Maintaining Cutting Tools
- Hello, everyone!
My name is Dr. Jonathan Campbell, and I am the Extension Meat Specialist at Penn State University.
Today we will discuss a topic which, to a lot of folks, may seem very difficult to understand, and some maybe already know how to do this, but we will discuss the topic of knife sharpening.
And so we're going to sharpen a lot of different types of knives, and discuss the different tools used to sharpen knives.
Not every knife is the same, and you cannot sharpen serrated knives, or those knives that have the teeth on them, in this manner.
These are only for straight-blade knives, that we will discuss.
But as I said, not all knives are created equal.
Different knives are used for different tools.
For example, some have a straight blade on them, and if we look more closely...
this blade has quite a bit of flex to it.
I can bend it against a hard surface.
So this may be good for something like filleting a fish, or cutting a piece of meat that may be hard or difficult to get to, and you need a smaller surface.
This blade is about six inches in length, but if you notice, compared to the last knife, it has a little bit of curve to it.
And I prefer this type of knife, when making a lot of cuts around a bone or a lot of more technical cuts.
So this knife has just a little bit of flex to it.
It's not quite as flexible as the previous fillet knife that I showed you.
The next knife we will discuss is about eight inches in length, and it is called a breaking knife.
A breaking knife has quite a longer blade, and is quite stiff in comparison to the two previous knives, with just a little bit of curve that we see in the knife blade.
This knife would be used for exactly what the name implies.
It breaks apart larger cuts of meat, before we go to maybe cut a steak or a roast off of an animal...
We also utilize sharpening steels.
These sharpening steels may be made of quite a different array of material, and also may be coarse in their texture, or fine in their texture.
This is a stainless sharpening steel, made of a stainless rod, and has both coarse and fine.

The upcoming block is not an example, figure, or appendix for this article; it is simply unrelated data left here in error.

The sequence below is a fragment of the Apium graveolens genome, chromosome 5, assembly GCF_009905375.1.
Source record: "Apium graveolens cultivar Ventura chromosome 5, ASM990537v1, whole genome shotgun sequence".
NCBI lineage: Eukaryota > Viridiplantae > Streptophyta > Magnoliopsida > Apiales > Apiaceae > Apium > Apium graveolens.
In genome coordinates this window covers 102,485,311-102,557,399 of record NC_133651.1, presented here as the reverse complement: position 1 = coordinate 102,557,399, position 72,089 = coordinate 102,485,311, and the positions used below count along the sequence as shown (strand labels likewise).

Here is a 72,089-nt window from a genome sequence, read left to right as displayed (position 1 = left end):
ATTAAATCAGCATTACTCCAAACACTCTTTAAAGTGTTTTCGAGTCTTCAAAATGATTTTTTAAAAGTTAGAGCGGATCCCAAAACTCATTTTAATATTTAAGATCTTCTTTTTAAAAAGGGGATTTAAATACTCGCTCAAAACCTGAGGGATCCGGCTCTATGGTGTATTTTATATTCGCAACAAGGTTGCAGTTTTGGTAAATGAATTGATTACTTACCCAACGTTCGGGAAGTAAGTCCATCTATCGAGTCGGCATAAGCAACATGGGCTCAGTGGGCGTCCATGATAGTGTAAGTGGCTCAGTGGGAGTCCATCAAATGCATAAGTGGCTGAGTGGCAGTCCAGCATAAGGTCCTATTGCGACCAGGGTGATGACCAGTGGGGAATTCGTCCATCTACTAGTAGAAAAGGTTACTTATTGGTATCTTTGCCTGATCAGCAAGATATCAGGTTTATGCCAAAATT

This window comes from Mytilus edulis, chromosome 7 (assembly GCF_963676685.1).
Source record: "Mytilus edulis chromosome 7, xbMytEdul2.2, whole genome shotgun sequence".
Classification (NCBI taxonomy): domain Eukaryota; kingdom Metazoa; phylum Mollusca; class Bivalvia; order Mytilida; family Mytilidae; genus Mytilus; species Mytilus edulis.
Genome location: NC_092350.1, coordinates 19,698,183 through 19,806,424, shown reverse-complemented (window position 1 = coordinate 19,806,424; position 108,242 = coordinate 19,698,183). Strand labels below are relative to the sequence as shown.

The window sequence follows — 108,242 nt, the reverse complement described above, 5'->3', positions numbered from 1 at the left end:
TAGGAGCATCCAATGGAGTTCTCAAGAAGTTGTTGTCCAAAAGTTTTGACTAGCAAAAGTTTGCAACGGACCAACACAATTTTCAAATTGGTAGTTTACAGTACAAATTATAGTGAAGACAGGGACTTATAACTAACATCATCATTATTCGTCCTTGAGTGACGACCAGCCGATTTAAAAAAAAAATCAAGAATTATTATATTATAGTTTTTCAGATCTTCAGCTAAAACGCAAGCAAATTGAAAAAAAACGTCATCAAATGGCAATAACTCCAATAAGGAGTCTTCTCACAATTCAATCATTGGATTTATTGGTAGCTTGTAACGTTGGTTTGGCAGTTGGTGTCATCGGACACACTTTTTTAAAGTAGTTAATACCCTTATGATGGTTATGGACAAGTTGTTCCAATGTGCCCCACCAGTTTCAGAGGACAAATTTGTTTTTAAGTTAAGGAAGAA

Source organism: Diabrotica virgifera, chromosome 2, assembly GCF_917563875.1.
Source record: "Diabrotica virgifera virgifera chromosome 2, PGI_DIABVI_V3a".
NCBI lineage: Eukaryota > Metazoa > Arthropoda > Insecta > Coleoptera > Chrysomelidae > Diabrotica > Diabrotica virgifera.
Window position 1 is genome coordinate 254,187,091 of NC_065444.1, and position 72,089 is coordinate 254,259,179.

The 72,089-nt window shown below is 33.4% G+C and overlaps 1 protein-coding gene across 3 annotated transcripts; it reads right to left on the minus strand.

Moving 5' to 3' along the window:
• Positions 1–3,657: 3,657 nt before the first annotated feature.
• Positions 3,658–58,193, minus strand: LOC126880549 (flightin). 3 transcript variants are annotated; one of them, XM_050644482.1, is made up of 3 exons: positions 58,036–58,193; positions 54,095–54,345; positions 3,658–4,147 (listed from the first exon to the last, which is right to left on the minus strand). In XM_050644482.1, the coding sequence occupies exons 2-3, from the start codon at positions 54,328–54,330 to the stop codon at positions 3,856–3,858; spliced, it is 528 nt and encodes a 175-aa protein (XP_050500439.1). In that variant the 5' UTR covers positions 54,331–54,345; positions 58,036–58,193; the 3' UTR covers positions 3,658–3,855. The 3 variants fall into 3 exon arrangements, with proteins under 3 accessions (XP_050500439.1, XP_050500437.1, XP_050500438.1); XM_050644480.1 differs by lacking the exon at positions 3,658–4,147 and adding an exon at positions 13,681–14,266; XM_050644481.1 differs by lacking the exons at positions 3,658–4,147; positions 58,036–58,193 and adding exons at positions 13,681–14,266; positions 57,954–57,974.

If we look more closely, as we zoom in on this shaft of this steel, we notice that one side has ridges, or more coarse appearance, and this would be used for repairing maybe nicks in a blade, or for repairing parts of the knife that may have some more severe damage than just others...
On the other side of this steel is more of a fine, or a straight, shaft.
It does not have the ridges that the opposite side here has.
And so I would use this for daily maintenance of a sharp knife.
A lot of people have misconceptions about steels, and we'll talk about some of those misconceptions after we get to the sharpening stone...
In order to physically sharpen a knife, we must be able to grind away some of the metal that we looks on the knife edge itself.
If we were to look at this knife edge underneath a microscope, we would see small, microscopic teeth.
And these teeth, as we hit a cutting table or a cutting board, or a piece of bone or metal, or something like that, get out of line.
And so the sharpening steel is simply used to realign these microscopic teeth that are part of a sharpened knife blade.
When these teeth break off or become severely damaged and no longer able to be realigned with a sharpening steel, we must then sharpen our knife blade on a sharpening stone.
Now, there are a lot of different devices that you can purchase.
This simple sharpening stone, as we see, has three different sharpening stones on it of different types of grit.
One would be a coarse grit...
A medium grit...
Or a very fine grit.
And depending on how dull our knives are, would determine which sharpening stone that we start with.
Now, as you may see if we look closer, these sharpening stones are lubricated with a white oil.
Make sure that you're using an approved honing oil, or look at your manufacturer's suggestions for what type of oil you should be using when lubricating these stones.
This lubrication helps to reduce the friction when grinding away part of the metal from that knife.
If we take our knife and start it at an appropriate angle, about 22 degrees...
We generally start at the butt, or the back of the knife, and work our way across, down to the tip of the knife.
Turn it over, and do the same across that way...
Once we make about three or four strokes across...
We can then begin to feel the edge of the knife very gently, being careful not to cut our hands, and see if we feel any burrs that are developing on the outside of the knife.
Once we have some sharpness or burrs develop on the outside of the knife, we can them move to a more finer stone, or a medium stone, depending on which stone that we started with.
Some of these stones that you can purchase may be what are called diamond-plated stones, and it really has a sheet of metal across the stone with a diamond pattern.
A lot of folks that sharpen knives on a regular basis prefer these to a more basic, wet stone or wet sharpening stone.